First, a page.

- Taschenbuch: 480 Seiten
- Verlag: Pocket Star; Auflage: Reprint (1. August 2000)
- Sprache: Englisch
- ISBN-10: 0671011375
- ISBN-13: 978-0671011376
- Größe und/oder Gewicht: 10,6 x 2,5 x 17,1 cm
- Durchschnittliche Kundenbewertung: 79 Kundenrezensionen
- Amazon Bestseller-Rang: Nr. 128.318 in Fremdsprachige Bücher (Siehe Top 100 in Fremdsprachige Bücher)
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Death du Jour (Temperance Brennan Novels) (Englisch) Taschenbuch – 1. August 2000
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"Atmospheric, suspensefully paced.... a delectable tale of corpus delicti...bone-chilling prime crime."
"Brennan is a winner, and so is Reichs."
-- Daily News (New York)
Dr. Temperance Brennan draws on all her forensic skills to investigate a series of seemingly unrelated events, beginning with horrifying deaths in a Quebec fire and some startling discoveries in distant North Carolina.Alle Produktbeschreibungen
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On the other hand, she clearly knows forensic medicine, and is a good enough writer to bring forward information about that career in a way that interests the reader. I also think that if you gave Temperance a halfway decent plot, I might even like her as a character. The trouble is that when everything around her is so contrived, it's hard to care about her as a person.
I hope in her next book she takes some of her obvious talent and aims it at the plot.
This book really grabbed me from the very first page and held me on the end of my seat, and what a wonderful ride it was. I cannot wait for the next installment of Tempe, which will be Death Decisions. To entice us, Dr. Reichs gave a sampling of the new book in the back of Death DeJour.
Although I liked Ms. Reich's first book "Deja Death" -- mainly because it took place in Montreal and had an exotic setting -- certain aspects of it bothered me. I found myself very irritated with Ms. Reich's second book. Ms Reichs books seem to consist of warmed over material from other books. While Reichs books may be based on real events, and I am sure she is a good nonfiction writer, she does not write fiction very well. For one thing, "Death du Jour" is far too busy. There are too many characters and not enough character development, too many plot twists and subplots and not enough development of the central plot.
For me, one of the great attactions of Poirot, Morse, or Kay Scarpetta is the mental game. 'Du jour' is loaded with action but don't expect much of a mental game. Sure, I know police work is different from detection, but Cornwall does both--that's what makes her stories so strong.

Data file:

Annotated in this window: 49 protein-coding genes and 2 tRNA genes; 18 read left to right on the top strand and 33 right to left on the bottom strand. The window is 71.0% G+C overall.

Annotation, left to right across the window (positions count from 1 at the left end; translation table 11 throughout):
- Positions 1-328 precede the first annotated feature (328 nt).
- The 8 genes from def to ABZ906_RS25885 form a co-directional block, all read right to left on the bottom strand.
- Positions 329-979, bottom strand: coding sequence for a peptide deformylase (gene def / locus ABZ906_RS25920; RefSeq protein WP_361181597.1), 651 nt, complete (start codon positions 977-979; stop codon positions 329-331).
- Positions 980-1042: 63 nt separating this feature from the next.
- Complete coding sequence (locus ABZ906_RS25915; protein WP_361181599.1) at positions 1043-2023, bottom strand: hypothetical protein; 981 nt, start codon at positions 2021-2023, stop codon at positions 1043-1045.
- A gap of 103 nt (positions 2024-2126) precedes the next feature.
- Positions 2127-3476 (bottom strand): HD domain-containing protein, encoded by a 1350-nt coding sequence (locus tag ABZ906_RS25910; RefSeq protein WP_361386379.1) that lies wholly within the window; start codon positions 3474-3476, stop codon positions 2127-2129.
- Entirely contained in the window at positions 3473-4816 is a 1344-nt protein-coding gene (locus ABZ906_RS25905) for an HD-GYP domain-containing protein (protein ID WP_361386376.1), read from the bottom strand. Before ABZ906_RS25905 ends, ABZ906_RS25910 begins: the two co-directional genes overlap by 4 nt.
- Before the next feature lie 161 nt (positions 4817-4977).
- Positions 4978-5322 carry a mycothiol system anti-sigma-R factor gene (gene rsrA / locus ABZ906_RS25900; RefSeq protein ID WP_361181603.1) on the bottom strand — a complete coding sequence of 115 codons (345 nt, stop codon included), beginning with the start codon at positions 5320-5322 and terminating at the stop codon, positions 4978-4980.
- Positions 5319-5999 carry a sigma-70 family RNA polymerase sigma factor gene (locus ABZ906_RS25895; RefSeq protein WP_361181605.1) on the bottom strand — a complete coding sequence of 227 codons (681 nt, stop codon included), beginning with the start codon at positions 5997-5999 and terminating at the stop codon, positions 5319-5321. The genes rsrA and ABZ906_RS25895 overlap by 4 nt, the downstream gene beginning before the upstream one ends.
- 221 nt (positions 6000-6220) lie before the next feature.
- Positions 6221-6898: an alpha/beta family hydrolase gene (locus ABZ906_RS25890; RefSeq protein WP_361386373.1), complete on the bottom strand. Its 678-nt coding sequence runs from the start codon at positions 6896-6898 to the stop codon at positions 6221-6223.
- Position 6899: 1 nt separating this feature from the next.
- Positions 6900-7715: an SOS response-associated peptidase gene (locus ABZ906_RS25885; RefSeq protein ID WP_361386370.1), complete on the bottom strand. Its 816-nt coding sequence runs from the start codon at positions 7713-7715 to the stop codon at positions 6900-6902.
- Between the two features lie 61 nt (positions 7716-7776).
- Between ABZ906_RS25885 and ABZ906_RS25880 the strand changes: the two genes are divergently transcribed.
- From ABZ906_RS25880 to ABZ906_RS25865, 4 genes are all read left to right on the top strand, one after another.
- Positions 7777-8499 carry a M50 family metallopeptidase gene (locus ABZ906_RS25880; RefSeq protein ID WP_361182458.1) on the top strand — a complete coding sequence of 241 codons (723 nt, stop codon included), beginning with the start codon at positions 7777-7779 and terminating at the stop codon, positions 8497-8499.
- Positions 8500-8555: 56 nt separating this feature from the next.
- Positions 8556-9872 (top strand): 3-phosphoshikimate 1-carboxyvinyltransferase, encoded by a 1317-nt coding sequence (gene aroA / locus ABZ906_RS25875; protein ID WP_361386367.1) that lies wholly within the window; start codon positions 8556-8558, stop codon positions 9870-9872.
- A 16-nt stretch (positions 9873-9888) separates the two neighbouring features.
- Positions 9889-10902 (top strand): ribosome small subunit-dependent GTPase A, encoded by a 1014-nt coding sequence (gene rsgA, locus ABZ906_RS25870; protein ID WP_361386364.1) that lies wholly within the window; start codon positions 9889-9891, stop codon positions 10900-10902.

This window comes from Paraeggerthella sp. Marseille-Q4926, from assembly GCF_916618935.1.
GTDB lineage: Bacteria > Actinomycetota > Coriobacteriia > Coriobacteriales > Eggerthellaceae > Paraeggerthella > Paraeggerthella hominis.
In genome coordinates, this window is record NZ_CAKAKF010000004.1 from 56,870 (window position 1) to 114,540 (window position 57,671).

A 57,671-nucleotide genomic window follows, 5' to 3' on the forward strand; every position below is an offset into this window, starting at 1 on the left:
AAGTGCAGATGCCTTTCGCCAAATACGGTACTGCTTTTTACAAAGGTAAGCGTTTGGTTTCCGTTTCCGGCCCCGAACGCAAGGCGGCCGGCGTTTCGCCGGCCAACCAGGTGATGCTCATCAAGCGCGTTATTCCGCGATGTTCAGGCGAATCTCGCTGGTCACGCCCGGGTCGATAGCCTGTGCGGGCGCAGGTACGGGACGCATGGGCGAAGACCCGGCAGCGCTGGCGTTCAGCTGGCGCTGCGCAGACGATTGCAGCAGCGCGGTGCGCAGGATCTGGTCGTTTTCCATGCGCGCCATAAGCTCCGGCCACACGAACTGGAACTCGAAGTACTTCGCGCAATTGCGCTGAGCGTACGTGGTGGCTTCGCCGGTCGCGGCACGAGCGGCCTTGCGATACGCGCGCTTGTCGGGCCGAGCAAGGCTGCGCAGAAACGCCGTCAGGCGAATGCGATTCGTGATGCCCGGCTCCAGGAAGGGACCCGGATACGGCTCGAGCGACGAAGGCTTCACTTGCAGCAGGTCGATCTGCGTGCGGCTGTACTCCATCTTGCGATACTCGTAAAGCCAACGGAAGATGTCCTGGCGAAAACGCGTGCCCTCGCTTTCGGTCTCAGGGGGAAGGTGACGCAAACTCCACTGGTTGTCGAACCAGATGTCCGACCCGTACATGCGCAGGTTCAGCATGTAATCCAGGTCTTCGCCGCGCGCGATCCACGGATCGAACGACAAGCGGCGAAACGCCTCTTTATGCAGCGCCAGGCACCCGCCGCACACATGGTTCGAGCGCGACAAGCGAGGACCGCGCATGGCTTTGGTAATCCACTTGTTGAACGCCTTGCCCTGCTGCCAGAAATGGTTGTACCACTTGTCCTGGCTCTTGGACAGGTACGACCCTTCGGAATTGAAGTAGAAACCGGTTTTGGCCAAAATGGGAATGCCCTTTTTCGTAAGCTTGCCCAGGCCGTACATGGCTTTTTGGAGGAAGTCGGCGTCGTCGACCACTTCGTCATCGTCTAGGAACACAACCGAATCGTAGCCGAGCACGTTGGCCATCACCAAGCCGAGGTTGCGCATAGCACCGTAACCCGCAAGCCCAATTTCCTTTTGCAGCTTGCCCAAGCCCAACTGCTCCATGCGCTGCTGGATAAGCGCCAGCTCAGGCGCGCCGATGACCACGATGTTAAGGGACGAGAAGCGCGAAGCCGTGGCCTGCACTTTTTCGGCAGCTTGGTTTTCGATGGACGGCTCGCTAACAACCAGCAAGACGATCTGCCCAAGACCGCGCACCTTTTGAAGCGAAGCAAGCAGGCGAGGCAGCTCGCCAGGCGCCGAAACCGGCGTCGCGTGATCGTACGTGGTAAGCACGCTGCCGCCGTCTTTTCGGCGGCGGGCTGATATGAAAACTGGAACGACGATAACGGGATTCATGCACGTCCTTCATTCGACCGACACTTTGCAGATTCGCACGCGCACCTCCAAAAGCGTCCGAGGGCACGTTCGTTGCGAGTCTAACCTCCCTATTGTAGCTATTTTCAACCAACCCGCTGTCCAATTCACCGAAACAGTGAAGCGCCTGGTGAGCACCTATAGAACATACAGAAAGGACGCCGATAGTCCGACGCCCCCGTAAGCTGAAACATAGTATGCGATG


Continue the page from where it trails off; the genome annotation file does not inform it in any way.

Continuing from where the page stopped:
Also, I like a lead character I can identify with on some level. One appealing characteristic of Kay Scarpetta is her ability to reflect. All through her novels Ms. Cornwall has Scarpetta pull back and reflect. Often she does it over a meal she has prepared for her sidekick detective.
Ms. Reichs character Tempe Brennan attempts to do this but even when she sits in front of her fire place she's nervous and twitchy and something is always happening, from break-ins to fires. Tempe Brennan is very nearly perfect, and she is far to active and she needs to cut back on the diet coke.
Oh somewhere, someone might try to do everything Tempe does, but I seriously doubt they could do any of it very well. My willing suspension of disbelief gets pretty stretched with Tempe. How many times is she going to be beaten, mugged, burgled, and held prisoner. This is only book two and she's been pretty battered already. And, she's a fool at times. She deals with the worst sort of killer, and refuses to carry a weapon--give me a break.
In "Death du Jour", over a three week period, Tempe Brennan becomes involved in some facet or other of investigations into at least ten suspicious deaths. These bodies scattered from Canada to Beaufort SC. And Brennan is teaching a graduate course at UNC, writing papers for a professional conferences, investigating the bones of a supposed RC saint, and taking time out for a weekend getogether with her college age daughter. I was exhausted by the middle of the book. (And she jogs regularly!)
Let me add that it includes a rather unappetizing make-out scene - God knows why! I have aboslutely nothing against a female lead having a love interest, but it seems quite obvious that the author is not only inexperienced but also uncomfortable when it comes to writing love scenes. Oh well... Romance sells, I suppose, even if it's poorly written. The best thing about the clumsy description is that we are spared the "insert tab A in slot B" part.
The only plausible - and hence best - part of the story was the plotline about the old bones in the church, and that took up maybe 50 pages of the book.
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